... the flies from their flanks with their tails; the old priest, accosted by the three small boys—'they are asking his blessing,' said Miss Hicks—'they are asking him for a pinch of snuff,' said Caper—and when she saw him produce his snuff-box, she acquiesced; the wine-carts instead of swill-carts; the Italian peasants instead of Paddies; agriculture instead of commerce; churches and monasteries in place of cotton-mills; Roman watch-towers instead of factory-chimneys; trees instead of board-yards; vineyards and olive-groves in place of blue-grass ...
— The Continental Monthly, Vol. 2 No 4, October, 1862 - Devoted To Literature And National Policy • Various

... summon up the blood, Disguise fair nature with hard-favour'd rage; Then lend the eye a terrible aspect; Let it pry through the portage of the head Like the brass cannon; let the brow o'erwhelm it As fearfully as does a galled rock O'erhang and jutty his confounded base, Swill'd with the wild and wasteful ocean. Now set the teeth and stretch the nostril wide, Hold hard the breath, and bend up every spirit To his full height. On, on, you noblest English, Whose blood is fet from fathers of war-proof! Fathers that, like ...
— The Life of King Henry V • William Shakespeare [Tudor edition]

... crony of his, one Bob Still, would come in; and then they would occupy the sentry-box together, and swill their beer in concert. This pot-friend of Danby was portly as a dray-horse, and had a round, sleek, oily head, twinkling eyes, and moist red cheeks. He was a lusty troller of ale-songs; and, with ...
— Redburn. His First Voyage • Herman Melville

... Bloom in the Ormond hallway heard the growls and roars of bravo, fat backslapping, their boots all treading, boots not the boots the boy. General chorus off for a swill to wash it down. ...
— Ulysses • James Joyce

... given a chance he will keep himself very neat and clean. Breeding sows should have the range of a small pasture, and be regularly fed. They need fresh water constantly, and often suffer for lack of it when they have liquid swill, which they do not like to drink. All hogs should have a warm, dry, well-littered pen to lie in, away from flies and disturbance of any kind. They are fond of charcoal, and it is worth while frequently to throw a few handfuls where they can get at it. It has a very beneficial ...
— The American Woman's Home • Catherine E. Beecher and Harriet Beecher Stowe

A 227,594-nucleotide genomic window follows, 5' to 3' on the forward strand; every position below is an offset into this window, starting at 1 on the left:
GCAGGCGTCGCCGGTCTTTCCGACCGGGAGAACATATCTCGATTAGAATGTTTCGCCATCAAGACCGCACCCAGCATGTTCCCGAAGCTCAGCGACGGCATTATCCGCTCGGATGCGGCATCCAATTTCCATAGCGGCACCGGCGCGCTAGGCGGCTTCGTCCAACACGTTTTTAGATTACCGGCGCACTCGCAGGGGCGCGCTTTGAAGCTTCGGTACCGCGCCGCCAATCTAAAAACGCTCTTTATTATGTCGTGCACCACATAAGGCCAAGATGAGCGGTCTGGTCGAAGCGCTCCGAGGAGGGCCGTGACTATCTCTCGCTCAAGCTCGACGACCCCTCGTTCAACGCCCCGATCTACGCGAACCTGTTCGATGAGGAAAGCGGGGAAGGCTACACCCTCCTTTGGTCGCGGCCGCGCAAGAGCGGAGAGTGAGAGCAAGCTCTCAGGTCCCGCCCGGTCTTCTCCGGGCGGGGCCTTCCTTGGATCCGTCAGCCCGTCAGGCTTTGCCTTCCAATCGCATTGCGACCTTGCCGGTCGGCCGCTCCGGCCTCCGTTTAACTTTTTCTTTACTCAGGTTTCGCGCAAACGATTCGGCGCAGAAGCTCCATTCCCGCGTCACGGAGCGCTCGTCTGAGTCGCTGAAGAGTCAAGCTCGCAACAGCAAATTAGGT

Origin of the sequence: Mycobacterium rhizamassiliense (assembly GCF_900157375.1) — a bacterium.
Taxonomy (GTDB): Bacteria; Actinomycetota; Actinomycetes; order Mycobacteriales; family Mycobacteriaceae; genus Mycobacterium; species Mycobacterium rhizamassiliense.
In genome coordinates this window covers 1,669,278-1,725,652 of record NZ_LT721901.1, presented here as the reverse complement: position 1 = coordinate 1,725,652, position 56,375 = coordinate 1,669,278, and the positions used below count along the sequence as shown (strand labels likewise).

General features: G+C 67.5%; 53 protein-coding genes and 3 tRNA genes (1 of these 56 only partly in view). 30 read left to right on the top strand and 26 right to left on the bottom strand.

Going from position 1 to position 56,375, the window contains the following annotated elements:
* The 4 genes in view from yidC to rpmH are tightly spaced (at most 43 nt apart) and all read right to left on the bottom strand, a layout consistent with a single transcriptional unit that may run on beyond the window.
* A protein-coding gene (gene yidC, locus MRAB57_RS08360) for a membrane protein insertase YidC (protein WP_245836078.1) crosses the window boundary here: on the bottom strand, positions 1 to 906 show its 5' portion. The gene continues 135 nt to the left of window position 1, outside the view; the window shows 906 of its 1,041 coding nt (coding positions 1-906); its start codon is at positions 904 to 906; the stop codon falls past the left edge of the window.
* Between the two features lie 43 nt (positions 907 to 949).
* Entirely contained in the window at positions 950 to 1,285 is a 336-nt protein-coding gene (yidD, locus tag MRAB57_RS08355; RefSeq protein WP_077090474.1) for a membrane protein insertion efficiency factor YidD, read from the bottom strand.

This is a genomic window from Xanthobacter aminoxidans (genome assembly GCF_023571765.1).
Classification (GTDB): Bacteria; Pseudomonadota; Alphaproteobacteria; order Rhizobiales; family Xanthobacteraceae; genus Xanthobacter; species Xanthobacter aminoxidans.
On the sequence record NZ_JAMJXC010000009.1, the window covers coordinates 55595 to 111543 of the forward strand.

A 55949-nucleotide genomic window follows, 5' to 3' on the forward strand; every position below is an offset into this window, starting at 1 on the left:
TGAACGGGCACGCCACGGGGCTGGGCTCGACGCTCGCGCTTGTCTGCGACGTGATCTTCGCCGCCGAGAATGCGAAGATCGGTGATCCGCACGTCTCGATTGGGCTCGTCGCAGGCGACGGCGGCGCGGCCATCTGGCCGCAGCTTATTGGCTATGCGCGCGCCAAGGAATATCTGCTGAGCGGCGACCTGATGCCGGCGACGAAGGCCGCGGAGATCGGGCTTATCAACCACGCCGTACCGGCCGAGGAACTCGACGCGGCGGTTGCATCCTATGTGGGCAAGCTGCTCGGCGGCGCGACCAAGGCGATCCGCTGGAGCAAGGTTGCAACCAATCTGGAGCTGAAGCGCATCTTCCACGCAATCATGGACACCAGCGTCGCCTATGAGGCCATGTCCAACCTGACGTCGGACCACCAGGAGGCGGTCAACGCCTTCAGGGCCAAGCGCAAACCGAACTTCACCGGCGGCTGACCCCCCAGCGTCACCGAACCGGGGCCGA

... "I guess the swill is worth more to the hogs than even a new mug would be, Tony," said Uncle Benny, holding up the mug to the sun, to see how small a defect had condemned it. Then, knocking out the bottom, and straightening it with his hammer on the post, he told Tony to step over the fence into the trough. ...
— Our Young Folks—Vol. I, No. II, February 1865 - An Illustrated Magazine for Boys and Girls • Various

... of our own Somersetshire and Devonshire. Their officers were polite and well-bred men in whom I saw no sign of fiendish lusts and cruelties. In normal moods they are a good-natured people, with a little touch of Teuton grossness perhaps, which makes them swill overmuch beer, and with an arrogance towards their womenfolk which is not tolerable to Englishmen, unless they have revolted from the older courtesies of English life because the ...
— The Soul of the War • Philip Gibbs

... on a week-day this was what would happen. He would rush home early from Fleet Street and settle down for two hours' work before dinner. Then a little timid knock would be heard at the door, and Flossie would come in bringing him a cup of tea. He couldn't just swill it down like a pig and send the dear little thing away. He had to let her sit and see him drink it, slowly, as if he thoroughly enjoyed it. Or he would come in (as on that blessed evening six ...
— The Divine Fire • May Sinclair

... trained up, during a voyage, to eat animal food, and refused, when put ashore, to crop the dewy greensward. When honest Jack renounces his grog, and, after reefing topsails in a gale of wind, goes below deck to swill down a domestic dish of tea, after the fashion of Dr. Samuel Johnson at Mrs. Thrale's, I greatly fear the character of our British seamen will degenerate. In the glorious days of Lord Nelson, the observation almost passed into a proverb, that the man who loved his ...
— The International Monthly, Volume 3, No. 1, April, 1851 • Various

... hoped to earn. Ye know how hard an Idol dies, an' what that meant to me— E'en tak' it for a sacrifice acceptable to Thee.... Below there! Oiler! What's your wark? Ye find her runnin' hard? Ye needn't swill the cap wi' oil—this isn't the Cunard. Ye thought? Ye are not paid to think. Go, sweat that off again! Tck! Tck! It's deeficult to sweer nor tak' The Name in vain! Men, ay an' women, call me stern. Wi' these to oversee Ye'll note I've little time to burn on ...